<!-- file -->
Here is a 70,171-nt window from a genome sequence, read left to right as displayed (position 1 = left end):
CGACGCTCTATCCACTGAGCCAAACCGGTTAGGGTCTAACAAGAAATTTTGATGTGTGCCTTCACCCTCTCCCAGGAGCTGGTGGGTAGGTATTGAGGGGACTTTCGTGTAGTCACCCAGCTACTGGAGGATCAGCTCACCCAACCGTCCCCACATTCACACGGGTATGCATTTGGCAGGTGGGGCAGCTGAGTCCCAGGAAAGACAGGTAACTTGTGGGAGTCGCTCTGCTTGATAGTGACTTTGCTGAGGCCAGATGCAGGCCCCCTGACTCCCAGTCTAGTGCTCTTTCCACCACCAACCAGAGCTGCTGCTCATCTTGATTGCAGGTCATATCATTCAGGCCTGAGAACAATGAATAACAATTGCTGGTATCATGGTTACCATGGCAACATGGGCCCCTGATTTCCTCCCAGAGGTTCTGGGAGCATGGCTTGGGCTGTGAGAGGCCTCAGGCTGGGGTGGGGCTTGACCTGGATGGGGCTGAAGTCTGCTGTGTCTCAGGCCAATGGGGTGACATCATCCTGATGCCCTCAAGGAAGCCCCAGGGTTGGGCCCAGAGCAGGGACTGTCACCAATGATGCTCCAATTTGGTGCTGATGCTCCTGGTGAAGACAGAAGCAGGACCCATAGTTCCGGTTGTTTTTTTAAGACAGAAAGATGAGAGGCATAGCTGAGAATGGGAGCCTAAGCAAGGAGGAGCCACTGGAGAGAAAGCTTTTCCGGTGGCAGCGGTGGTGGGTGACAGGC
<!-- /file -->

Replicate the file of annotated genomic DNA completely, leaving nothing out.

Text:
Here is a 70,171-nt window from a genome sequence, read left to right as displayed (position 1 = left end):
CGACGCTCTATCCACTGAGCCAAACCGGTTAGGGTCTAACAAGAAATTTTGATGTGTGCCTTCACCCTCTCCCAGGAGCTGGTGGGTAGGTATTGAGGGGACTTTCGTGTAGTCACCCAGCTACTGGAGGATCAGCTCACCCAACCGTCCCCACATTCACACGGGTATGCATTTGGCAGGTGGGGCAGCTGAGTCCCAGGAAAGACAGGTAACTTGTGGGAGTCGCTCTGCTTGATAGTGACTTTGCTGAGGCCAGATGCAGGCCCCCTGACTCCCAGTCTAGTGCTCTTTCCACCACCAACCAGAGCTGCTGCTCATCTTGATTGCAGGTCATATCATTCAGGCCTGAGAACAATGAATAACAATTGCTGGTATCATGGTTACCATGGCAACATGGGCCCCTGATTTCCTCCCAGAGGTTCTGGGAGCATGGCTTGGGCTGTGAGAGGCCTCAGGCTGGGGTGGGGCTTGACCTGGATGGGGCTGAAGTCTGCTGTGTCTCAGGCCAATGGGGTGACATCATCCTGATGCCCTCAAGGAAGCCCCAGGGTTGGGCCCAGAGCAGGGACTGTCACCAATGATGCTCCAATTTGGTGCTGATGCTCCTGGTGAAGACAGAAGCAGGACCCATAGTTCCGGTTGTTTTTTTAAGACAGAAAGATGAGAGGCATAGCTGAGAATGGGAGCCTAAGCAAGGAGGAGCCACTGGAGAGAAAGCTTTTCCGGTGGCAGCGGTGGTGGGTGACAGGC